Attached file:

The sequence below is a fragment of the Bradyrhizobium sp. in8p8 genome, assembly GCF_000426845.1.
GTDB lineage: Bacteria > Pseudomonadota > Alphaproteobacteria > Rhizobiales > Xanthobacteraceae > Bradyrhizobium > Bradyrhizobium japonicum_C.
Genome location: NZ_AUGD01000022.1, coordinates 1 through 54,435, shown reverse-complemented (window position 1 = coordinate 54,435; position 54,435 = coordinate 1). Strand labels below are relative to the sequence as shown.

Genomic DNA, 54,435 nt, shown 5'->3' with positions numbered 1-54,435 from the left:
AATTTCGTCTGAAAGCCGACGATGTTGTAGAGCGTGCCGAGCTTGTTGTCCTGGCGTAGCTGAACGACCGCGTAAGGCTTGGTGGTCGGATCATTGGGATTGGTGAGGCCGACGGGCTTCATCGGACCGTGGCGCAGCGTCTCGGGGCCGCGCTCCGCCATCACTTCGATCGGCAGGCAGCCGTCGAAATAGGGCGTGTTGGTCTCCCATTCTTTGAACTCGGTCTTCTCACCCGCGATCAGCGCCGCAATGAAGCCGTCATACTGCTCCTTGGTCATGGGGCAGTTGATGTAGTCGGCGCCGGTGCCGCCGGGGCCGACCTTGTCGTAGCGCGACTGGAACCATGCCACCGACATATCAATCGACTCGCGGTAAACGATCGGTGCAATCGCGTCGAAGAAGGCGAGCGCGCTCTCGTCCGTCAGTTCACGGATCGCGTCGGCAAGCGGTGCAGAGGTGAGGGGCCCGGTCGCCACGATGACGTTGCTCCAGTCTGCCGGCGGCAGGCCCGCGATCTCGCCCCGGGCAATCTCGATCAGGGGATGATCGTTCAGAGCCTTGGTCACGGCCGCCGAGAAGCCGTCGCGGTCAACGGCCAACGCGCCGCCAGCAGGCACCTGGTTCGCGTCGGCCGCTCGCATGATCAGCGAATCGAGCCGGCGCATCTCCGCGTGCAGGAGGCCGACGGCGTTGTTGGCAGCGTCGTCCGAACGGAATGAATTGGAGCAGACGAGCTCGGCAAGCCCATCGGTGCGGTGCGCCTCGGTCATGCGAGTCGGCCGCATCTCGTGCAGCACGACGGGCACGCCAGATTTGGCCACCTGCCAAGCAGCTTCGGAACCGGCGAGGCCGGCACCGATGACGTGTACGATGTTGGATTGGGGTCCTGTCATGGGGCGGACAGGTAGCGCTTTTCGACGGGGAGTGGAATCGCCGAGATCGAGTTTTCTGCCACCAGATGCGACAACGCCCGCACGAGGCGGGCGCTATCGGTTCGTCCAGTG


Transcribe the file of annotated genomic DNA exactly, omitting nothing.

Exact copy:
The sequence below is a fragment of the Bradyrhizobium sp. in8p8 genome, assembly GCF_000426845.1.
GTDB lineage: Bacteria > Pseudomonadota > Alphaproteobacteria > Rhizobiales > Xanthobacteraceae > Bradyrhizobium > Bradyrhizobium japonicum_C.
Genome location: NZ_AUGD01000022.1, coordinates 1 through 54,435, shown reverse-complemented (window position 1 = coordinate 54,435; position 54,435 = coordinate 1). Strand labels below are relative to the sequence as shown.

Genomic DNA, 54,435 nt, shown 5'->3' with positions numbered 1-54,435 from the left:
AATTTCGTCTGAAAGCCGACGATGTTGTAGAGCGTGCCGAGCTTGTTGTCCTGGCGTAGCTGAACGACCGCGTAAGGCTTGGTGGTCGGATCATTGGGATTGGTGAGGCCGACGGGCTTCATCGGACCGTGGCGCAGCGTCTCGGGGCCGCGCTCCGCCATCACTTCGATCGGCAGGCAGCCGTCGAAATAGGGCGTGTTGGTCTCCCATTCTTTGAACTCGGTCTTCTCACCCGCGATCAGCGCCGCAATGAAGCCGTCATACTGCTCCTTGGTCATGGGGCAGTTGATGTAGTCGGCGCCGGTGCCGCCGGGGCCGACCTTGTCGTAGCGCGACTGGAACCATGCCACCGACATATCAATCGACTCGCGGTAAACGATCGGTGCAATCGCGTCGAAGAAGGCGAGCGCGCTCTCGTCCGTCAGTTCACGGATCGCGTCGGCAAGCGGTGCAGAGGTGAGGGGCCCGGTCGCCACGATGACGTTGCTCCAGTCTGCCGGCGGCAGGCCCGCGATCTCGCCCCGGGCAATCTCGATCAGGGGATGATCGTTCAGAGCCTTGGTCACGGCCGCCGAGAAGCCGTCGCGGTCAACGGCCAACGCGCCGCCAGCAGGCACCTGGTTCGCGTCGGCCGCTCGCATGATCAGCGAATCGAGCCGGCGCATCTCCGCGTGCAGGAGGCCGACGGCGTTGTTGGCAGCGTCGTCCGAACGGAATGAATTGGAGCAGACGAGCTCGGCAAGCCCATCGGTGCGGTGCGCCTCGGTCATGCGAGTCGGCCGCATCTCGTGCAGCACGACGGGCACGCCAGATTTGGCCACCTGCCAAGCAGCTTCGGAACCGGCGAGGCCGGCACCGATGACGTGTACGATGTTGGATTGGGGTCCTGTCATGGGGCGGACAGGTAGCGCTTTTCGACGGGGAGTGGAATCGCCGAGATCGAGTTTTCTGCCACCAGATGCGACAACGCCCGCACGAGGCGGGCGCTATCGGTTCGTCCAGTG